• Be aware that your child may try to use guilt to manipulate you. Even young children know how to push their parent's "guilt triggers." For example, a 5-year-old may say, "But we haven't spent any time together today" to try and convince you to read one more story at night. It can be hard to resist pleas like this, but it's important to be sure that guilt isn't interfering with your decision-making as a parent.
• Don't overindulge your children out of guilt. Sometimes parents think that buying things will make up for time lost together. This teaches children to be more dependent upon things than the important people in their lives. Resist the urge to buy things for your child just because you feel guilty about not having the day off to go on the class field trip, or because you have to leave your child with a sitter while you work.
• Talk with other parents about how they handle guilt. Other parents may be able to give you tips for coping with guilt as well as provide a sympathetic ear.
• Find family and friends to substitute when you can't be there. See if a retired neighbor will go in for parents' day at school. Arrange a play date on a weekend when you have a meeting. Other important people in your child's life may be able to fill in when you can't, which can also create wonderful memories for your child.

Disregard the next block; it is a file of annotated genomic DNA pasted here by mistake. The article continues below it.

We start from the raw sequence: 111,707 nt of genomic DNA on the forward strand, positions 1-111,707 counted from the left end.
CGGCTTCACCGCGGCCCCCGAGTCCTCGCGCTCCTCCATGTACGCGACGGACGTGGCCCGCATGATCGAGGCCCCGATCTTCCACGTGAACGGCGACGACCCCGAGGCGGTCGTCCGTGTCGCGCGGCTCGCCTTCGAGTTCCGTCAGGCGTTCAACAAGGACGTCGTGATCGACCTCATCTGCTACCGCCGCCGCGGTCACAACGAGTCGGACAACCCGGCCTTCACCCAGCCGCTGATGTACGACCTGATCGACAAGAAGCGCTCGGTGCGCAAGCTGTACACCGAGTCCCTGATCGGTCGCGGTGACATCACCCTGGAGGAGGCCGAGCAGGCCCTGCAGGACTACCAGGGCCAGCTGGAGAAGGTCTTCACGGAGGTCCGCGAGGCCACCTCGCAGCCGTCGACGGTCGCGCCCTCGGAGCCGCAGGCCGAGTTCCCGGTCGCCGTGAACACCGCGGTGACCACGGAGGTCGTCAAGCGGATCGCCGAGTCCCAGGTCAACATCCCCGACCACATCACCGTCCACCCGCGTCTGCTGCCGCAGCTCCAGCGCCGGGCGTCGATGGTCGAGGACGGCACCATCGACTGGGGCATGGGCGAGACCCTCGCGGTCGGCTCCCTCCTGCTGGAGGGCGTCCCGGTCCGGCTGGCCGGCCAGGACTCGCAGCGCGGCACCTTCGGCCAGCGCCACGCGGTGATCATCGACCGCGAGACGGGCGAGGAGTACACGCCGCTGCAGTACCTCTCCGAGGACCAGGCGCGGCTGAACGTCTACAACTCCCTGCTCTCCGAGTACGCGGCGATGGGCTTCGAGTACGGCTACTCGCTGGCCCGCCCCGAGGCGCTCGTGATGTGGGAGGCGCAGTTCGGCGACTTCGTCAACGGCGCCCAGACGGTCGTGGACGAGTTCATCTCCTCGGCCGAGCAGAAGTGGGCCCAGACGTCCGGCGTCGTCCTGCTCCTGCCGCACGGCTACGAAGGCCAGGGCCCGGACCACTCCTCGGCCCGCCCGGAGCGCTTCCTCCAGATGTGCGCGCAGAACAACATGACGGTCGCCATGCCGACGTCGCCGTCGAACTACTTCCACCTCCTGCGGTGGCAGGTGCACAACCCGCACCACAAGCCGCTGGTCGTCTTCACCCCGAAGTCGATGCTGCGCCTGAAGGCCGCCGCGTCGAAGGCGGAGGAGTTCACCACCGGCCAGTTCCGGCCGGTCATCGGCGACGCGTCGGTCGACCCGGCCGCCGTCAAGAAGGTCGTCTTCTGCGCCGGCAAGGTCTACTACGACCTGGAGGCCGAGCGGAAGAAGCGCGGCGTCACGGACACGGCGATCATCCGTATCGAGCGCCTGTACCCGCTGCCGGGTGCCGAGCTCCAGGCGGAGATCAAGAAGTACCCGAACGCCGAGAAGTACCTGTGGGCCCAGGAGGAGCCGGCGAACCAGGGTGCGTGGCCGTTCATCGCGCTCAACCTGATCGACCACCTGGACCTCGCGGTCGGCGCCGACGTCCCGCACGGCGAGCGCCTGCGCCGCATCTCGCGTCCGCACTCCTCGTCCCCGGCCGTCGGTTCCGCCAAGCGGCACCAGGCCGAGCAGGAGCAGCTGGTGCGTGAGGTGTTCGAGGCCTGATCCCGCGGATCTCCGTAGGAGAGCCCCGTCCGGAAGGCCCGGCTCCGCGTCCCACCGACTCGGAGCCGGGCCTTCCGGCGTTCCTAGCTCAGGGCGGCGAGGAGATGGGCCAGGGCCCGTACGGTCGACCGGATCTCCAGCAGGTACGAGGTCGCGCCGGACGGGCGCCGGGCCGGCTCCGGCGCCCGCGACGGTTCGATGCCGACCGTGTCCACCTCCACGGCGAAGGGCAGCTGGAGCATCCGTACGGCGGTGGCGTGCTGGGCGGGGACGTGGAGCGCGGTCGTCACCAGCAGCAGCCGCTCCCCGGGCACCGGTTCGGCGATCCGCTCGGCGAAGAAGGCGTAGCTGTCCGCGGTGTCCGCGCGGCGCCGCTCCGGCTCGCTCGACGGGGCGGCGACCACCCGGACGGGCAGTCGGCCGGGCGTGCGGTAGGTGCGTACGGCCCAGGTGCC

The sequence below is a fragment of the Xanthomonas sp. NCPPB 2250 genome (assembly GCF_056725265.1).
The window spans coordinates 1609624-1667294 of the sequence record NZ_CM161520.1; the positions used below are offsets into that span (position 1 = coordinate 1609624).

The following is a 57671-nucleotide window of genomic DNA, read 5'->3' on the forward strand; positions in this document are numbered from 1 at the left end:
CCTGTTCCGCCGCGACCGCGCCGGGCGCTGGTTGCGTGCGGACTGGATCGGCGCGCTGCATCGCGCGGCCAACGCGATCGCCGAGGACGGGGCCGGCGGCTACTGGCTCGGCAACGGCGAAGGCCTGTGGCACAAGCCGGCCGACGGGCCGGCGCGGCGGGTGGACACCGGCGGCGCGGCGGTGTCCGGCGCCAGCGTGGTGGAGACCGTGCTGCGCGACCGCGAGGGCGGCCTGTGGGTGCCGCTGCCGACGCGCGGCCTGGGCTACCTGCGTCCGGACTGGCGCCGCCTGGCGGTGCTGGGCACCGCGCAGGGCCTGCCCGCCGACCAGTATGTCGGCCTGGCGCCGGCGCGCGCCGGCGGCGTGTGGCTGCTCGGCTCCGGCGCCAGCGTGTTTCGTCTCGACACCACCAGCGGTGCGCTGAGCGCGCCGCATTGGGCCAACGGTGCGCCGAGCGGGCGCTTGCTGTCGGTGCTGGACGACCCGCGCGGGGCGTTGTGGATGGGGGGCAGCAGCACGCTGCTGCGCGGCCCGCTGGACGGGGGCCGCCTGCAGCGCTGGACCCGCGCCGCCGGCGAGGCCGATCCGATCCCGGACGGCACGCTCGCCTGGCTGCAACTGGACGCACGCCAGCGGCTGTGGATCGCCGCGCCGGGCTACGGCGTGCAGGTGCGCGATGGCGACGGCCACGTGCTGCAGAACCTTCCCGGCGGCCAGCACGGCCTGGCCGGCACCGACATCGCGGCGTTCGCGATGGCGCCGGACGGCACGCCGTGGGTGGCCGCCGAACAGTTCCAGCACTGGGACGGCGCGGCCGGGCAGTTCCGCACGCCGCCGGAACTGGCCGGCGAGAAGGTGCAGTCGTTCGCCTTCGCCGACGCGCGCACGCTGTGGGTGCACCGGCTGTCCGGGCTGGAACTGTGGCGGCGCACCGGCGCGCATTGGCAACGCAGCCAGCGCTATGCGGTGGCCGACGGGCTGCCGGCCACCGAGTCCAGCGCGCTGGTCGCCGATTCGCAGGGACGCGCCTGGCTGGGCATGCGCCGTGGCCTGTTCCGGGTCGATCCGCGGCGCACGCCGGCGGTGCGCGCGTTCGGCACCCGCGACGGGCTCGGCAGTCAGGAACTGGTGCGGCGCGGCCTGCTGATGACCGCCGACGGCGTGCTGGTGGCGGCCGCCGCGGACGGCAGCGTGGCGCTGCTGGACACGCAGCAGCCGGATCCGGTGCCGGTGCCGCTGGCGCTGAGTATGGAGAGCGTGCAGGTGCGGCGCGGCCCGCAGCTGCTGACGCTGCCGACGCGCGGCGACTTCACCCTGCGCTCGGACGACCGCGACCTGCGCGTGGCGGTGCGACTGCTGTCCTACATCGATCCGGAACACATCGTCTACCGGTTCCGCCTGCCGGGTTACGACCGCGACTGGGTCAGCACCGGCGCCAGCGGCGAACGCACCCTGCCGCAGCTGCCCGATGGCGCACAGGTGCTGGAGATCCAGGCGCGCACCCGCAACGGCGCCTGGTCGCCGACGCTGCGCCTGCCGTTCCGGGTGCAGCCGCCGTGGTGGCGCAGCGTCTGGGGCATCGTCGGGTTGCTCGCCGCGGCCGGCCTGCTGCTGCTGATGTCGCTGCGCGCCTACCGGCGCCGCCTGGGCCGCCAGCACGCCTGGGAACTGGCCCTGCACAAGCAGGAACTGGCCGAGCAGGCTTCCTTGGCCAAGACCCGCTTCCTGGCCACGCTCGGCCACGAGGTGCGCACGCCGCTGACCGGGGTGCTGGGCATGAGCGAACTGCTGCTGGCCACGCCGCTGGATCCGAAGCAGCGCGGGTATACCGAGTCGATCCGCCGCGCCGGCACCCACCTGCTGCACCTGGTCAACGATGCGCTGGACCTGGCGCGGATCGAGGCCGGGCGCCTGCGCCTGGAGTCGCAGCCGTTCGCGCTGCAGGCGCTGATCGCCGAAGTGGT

• Plan ways to make the important things happen, no matter how busy you are. That way you won't feel guilty or cheated later on. Maybe it's being there to read your child a bedtime story. Maybe it's being able to attend your teenager's most important games. Or it could be as simple as just being emotionally available: listening to your child with no distractions or being "present" while doing chores together.
• Don't make promises you can't keep. If you really don't think that you'll make it to the school presentation, it is better for your child to deal with it up front than to be disappointed when he doesn't see you there. Instead, if you are able to leave work early, surprise your child!
• Celebrate the little times. Look for the small snippets of time when you can do something special together rather than being upset with yourself that you can't go somewhere for an entire afternoon.
• Learn about what's normal for your child's age. All children, whether they have one parent or two, display age-appropriate behaviors that can be very challenging for parents. When you start to blame yourself for your toddler's inability to share or your 12-year-old's moodiness, remember that these are signs of normal, healthy development. Read books about what to expect for your child's age, talk with your pediatrician, and talk with other parents. Knowing what's normal can help you handle the most difficult stages, anticipate what is coming, and feel better—and less guilty—as a parent.